Given the history of Catholic immigration to the United States, perhaps I shouldn’t have been surprised. Catholic nativism toward other Catholic immigrants is a recurring sentiment that dates to at least the second half of the nineteenth century, when the influx of Catholics changed the religious landscape of the United States. From then until today, Irish, Italian, Polish, Mexican, and other Catholics have fought over power, identity, religious practice, and shared spaces.

Read the entire piece at Commonweal.

Episode 20: La Vida Baseball

podcast-icon1It’s that time of year again—Opening Day. Once again, host John Fea and producer Drew Dyrli Hermeling make their way to the ballpark and get ready to discuss Americas’1 pastime. This time around, they tackle race and ethnicity in baseball while also discussing this year’s prospects for their favorite teams. They are joined by University of Illinois historian and La Vida Baseball (@lavidabaseball) editor-in-chief Adrian Burgos, Jr. (@adburgosjr).

1No, that is not a typo. For an explanation, listen to the episode!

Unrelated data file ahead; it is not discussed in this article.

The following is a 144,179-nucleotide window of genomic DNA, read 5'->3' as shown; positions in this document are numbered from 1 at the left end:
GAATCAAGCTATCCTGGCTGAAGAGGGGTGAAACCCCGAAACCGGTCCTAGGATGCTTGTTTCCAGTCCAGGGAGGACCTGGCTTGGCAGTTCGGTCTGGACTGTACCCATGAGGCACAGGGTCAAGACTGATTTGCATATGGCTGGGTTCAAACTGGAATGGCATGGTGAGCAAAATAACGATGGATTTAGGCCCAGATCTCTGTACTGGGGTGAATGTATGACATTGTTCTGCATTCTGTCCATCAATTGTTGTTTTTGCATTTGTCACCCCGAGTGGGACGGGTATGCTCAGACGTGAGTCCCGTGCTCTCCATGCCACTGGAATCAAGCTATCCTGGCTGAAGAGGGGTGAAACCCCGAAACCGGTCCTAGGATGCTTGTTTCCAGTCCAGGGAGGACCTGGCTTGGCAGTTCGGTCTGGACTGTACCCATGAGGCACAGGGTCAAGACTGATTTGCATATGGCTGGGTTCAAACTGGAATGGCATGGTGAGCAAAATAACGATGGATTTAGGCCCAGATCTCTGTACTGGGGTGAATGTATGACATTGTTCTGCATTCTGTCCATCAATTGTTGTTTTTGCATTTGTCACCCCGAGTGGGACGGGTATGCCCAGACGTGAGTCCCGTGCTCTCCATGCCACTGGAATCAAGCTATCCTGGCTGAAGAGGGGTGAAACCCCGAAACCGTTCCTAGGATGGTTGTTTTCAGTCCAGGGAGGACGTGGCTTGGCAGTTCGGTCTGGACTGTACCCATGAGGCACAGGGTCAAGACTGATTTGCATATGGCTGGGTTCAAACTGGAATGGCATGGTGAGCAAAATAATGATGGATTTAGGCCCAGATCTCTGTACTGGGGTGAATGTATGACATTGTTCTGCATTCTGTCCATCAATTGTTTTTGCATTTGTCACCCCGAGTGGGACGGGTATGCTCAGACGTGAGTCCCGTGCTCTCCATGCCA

Brazil’s Statue of Liberty?


This is how American religious historian Thomas Tweed describes “Christ the Redeemer,” the statue of Jesus that looks down over Rio. Tweed’s reference to the statue as Brazil’s “Statue of Liberty” is from Michelle Boorstein’s recent Washington Post piece, “The Many Meanings of Rio’s Massive Christ Statue.”

Here is a taste:

Christ the Redeemer” — or “Cristo Redentor” — rises almost a half-mile into the Rio sky, and is perhaps the most recognizable Christian image in Latin America.

Yet Cristo’s meaning to Brazilians varies. Some see it as a tribute to Catholicism while others consider it a salvo against secularism. Still others in the rapidly diversifying country consider it a general symbol of welcome, with arms open wide. One of its original creators called it a “monument to science, art and religion.”